On the European Commission guidelines into which we voluntarily opted, will the Minister comment on the benchmark we are setting in direct provision? One of the recurring messages I have got from my interactions with people in direct provision is about being able to prepare their own food. I know progress has been made in that area. Will the Minster add a general comment on where we are in terms of the standards we apply to direct provision centres? We are looking to phase them out and make them something of the past. However, until such time as we reach that point, are we prepared to stand over the benchmarks we are setting for the service providers?

My key intention in terms of accommodation is to end the use of emergency direct provision centres which are primarily hotels and bed and breakfast accommodation. We will be undertaking a round of procurement later on this summer for new accommodation. That will be centred on the idea of own-door and own-room accommodation. Particularly in the context of own-door accommodation, we will have a situation where people will be provided with cooking facilities.

I know not being able to cook for themselves is a major concern for people in direct provision. In Letterkenny, we opened a direct provision centre with own-door accommodation where people can cook for themselves. We opened a similar facility in County Galway.

In settings where we continue to provide meals, I know the quality has been criticised.

We look carefully at any new contracts that we are renewing and we investigate where complaints are coming in respect of residents and investigate those very thoroughly.

The next question is from Deputy Ó Murchú. We just will have time for him to introduce it.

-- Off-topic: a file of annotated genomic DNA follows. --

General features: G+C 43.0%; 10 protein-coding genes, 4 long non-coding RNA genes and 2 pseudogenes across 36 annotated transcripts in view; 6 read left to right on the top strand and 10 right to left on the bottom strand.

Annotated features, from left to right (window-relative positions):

In Question No. 12, I have brought up the case of early childcare services and accessing the national childcare scheme, NCS. There are a number of these services in danger. We are talking about the referrals from Tusla. I am aware that there are ongoing conversations and while Tusla will deal with the House – Coxs Demesne Youth and Community Project because it has a service level agreement, others do not. There is a possibility of using the Meitheal early intervention services by Tusla but beyond that we need to look to expanding and looking at the Department of Education and possibly school completion home-school liaison officers being able to refer children. We need early interventions as quickly as possible to ensure that services like Moneymore Childcare Centre in Drogheda are not obliged to close in September.

Gabhaim buíochas leis an Teachta agus tá brón orm anois mar níl an t-am againn chun freagra a fháil ón Aire mar tá deireadh tagtha anois le ceisteanna chun an Aire Leanaí, Comhionannais, Míchumais, Lánpháirtíochta agus Óige.

Written Answers are published on the Oireachtas website.